New ADA Rules Broaden Definition of 'Disability'

Despite the implementation of the Americans with Disabilities Act more than two decades ago, many disabled workers have found it difficult to get their employers to agree to and pay for changes that would help them be more productive.

That's because, historically, the definition of what it means to be disabled has been interpreted narrowly, giving business an upper hand in determining what is or isn't a disability -- and whether accommodations are needed.

Recently revised rules, however, have broadened the interpretation of what it means to be disabled. The new mandates, issued last month by the Equal Employment Opportunities Commission, go into effect today.

The changes, which were required under the ADA Amendments Act of 2008, don't change the core definition of what it means to disabled: a physical or mental condition that limits one or more major life activities; or conditions, such as HIV or recovery from alcoholism.

But the new rules now include distinct language that says "disability" should be broadly interpreted to the maximum extent permitted under the ADA. The revised regulations in effect put less attention on employees' disabilities and more focus on whether discrimination has taken place and whether reasonable accommodations can be made.

In other words, the onus is now on employers to prove that an employee is indeed not disabled.

The widening of the law likely means workers, such as someone with hearing loss who wears a hearing aid, may now be considered to have a disability since the appliance may not correct hearing impairment in noisy workplaces, says Bob D'Errico, associate director of Jawonio Inc., a New City-based nonprofit that helps people with emotional and physical disabilities secure jobs.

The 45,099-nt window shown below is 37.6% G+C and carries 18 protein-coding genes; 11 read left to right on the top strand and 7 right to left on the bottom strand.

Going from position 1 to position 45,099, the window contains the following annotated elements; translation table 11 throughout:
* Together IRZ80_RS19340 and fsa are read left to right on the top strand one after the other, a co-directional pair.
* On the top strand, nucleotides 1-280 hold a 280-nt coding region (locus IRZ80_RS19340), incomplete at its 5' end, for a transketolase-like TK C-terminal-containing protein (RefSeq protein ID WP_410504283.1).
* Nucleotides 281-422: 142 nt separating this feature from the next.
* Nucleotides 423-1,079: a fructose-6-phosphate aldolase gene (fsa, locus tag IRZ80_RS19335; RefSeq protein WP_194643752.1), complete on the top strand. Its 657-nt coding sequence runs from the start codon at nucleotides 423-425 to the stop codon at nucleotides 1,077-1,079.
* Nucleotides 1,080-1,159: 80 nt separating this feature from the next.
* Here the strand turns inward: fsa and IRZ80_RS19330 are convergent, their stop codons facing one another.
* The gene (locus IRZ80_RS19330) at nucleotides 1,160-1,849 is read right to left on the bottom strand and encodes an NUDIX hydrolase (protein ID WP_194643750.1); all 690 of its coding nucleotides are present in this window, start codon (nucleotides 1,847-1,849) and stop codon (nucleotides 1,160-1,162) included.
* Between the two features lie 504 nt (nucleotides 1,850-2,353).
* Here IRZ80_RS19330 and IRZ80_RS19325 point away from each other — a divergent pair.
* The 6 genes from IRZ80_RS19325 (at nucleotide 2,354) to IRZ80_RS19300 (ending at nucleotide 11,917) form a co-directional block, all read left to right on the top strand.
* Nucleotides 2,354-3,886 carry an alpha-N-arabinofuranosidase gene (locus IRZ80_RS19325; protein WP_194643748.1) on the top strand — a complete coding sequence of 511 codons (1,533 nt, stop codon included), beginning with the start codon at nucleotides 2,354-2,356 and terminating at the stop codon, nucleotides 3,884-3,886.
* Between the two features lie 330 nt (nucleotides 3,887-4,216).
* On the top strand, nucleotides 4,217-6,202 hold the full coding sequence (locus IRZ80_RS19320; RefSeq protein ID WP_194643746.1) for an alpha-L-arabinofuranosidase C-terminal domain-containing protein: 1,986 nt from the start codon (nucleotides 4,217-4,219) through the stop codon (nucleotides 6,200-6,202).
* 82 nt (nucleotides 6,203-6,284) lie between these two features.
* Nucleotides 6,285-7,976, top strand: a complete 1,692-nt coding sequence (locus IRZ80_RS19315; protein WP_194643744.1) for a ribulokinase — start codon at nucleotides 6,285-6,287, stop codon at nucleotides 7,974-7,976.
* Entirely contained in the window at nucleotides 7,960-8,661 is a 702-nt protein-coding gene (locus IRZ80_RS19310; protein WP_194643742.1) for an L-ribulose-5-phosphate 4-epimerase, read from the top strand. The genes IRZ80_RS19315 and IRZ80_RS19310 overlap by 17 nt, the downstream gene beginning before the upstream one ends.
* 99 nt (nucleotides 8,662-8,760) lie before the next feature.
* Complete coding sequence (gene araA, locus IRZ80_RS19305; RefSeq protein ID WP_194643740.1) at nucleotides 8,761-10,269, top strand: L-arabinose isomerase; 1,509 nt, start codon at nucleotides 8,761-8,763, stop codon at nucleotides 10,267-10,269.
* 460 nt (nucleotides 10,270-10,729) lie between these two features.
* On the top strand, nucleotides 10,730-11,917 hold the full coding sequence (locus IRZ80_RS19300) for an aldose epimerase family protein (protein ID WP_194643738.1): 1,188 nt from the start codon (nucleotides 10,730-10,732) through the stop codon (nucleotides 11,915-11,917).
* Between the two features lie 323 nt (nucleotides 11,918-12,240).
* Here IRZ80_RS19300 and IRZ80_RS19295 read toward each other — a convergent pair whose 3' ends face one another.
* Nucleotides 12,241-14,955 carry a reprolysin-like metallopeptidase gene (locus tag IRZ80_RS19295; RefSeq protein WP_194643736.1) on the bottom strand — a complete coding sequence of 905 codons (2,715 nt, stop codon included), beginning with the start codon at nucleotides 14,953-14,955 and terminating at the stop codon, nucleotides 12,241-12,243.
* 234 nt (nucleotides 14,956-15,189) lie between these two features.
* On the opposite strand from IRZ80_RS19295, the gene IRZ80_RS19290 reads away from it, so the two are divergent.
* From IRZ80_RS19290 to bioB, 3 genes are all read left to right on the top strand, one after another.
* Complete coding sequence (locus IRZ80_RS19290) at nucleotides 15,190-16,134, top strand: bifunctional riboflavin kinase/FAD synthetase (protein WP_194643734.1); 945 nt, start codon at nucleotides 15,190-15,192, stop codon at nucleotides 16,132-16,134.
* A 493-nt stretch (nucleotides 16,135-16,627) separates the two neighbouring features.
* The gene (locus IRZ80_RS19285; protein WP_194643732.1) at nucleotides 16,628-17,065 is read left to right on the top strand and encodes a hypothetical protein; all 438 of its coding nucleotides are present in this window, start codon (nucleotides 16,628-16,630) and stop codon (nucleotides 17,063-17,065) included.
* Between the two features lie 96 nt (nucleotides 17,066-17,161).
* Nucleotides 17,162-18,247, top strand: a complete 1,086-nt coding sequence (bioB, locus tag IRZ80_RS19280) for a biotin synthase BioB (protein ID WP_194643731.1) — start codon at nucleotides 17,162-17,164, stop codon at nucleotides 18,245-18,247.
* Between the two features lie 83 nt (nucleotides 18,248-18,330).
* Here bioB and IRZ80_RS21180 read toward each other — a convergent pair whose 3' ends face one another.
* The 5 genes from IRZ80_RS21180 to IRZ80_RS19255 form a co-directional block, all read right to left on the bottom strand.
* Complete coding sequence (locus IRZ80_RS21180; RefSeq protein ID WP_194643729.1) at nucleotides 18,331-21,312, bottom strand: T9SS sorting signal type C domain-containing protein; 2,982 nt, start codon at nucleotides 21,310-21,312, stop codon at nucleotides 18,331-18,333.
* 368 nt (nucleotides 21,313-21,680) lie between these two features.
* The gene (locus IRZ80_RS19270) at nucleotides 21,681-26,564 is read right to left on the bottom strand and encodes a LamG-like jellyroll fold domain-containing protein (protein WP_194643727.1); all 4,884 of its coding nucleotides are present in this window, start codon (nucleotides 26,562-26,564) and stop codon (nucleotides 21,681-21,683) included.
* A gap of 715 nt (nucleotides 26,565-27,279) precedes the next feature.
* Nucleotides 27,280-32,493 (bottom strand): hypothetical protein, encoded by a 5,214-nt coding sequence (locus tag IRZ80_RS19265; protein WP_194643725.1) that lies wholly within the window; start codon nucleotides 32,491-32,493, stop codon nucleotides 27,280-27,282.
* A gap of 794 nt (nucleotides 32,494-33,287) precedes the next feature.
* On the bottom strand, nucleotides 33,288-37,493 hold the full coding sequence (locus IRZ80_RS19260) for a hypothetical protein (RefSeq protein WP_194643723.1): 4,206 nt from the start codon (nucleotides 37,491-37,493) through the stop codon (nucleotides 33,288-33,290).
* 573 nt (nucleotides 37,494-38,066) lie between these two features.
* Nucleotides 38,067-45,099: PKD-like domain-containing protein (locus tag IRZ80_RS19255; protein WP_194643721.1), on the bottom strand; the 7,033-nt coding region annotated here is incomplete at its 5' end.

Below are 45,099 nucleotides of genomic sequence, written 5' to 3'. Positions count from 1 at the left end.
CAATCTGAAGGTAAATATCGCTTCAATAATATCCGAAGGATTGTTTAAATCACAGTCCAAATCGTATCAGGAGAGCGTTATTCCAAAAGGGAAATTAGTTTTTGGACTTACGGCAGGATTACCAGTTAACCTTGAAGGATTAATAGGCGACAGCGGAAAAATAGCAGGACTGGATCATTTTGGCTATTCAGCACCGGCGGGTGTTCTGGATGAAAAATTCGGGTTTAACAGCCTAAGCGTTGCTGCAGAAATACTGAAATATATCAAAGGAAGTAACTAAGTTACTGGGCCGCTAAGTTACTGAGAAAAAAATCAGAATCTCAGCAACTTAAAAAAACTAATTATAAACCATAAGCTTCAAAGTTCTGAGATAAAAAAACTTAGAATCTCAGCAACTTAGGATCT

The organization works with about 300 employers in New York City's northern suburbs. It notes that people with disabilities have an unemployment rate that's roughly two to three times that of the nation's current 9 percent jobless rate.

The new provisions also allow those whose illnesses are in remission to claim disability whereas in the past they may not have been able to, D'Errico says. "From that standpoint, there are more people who could find some recourse through the bill."

Part of Jawonio's mission is to allay employers fears that employing workers with disabilities is a costly venture. That isn't so, says D'Errico. The average cost to accommodate someone with a physical disability, generally, is "a few hundred dollars."

Further, D'Errico says, a request for accommodation doesn't oblige an employer to make that specific request, if the goal can be achieved through different means. Employers also worry that hiring an employee with disabilities will result in higher insurance costs, which isn't true, he says.

Some business owners and groups have expressed concern that a more liberal interpretation of the term "disability" would make it easier for workers to make false claims about disabilities, and abuse accommodation requests and leaves of absence.

The changes, which took effect in January 2009, more than two years before the final rules were issued, are seen as the driver behind the significant increase in the number of disability discrimination cases filed with the EEOC. Last year, 25,165 such claims were filed, up 17 percent from 21,451 in 2009, according to Bloomberg Businessweek.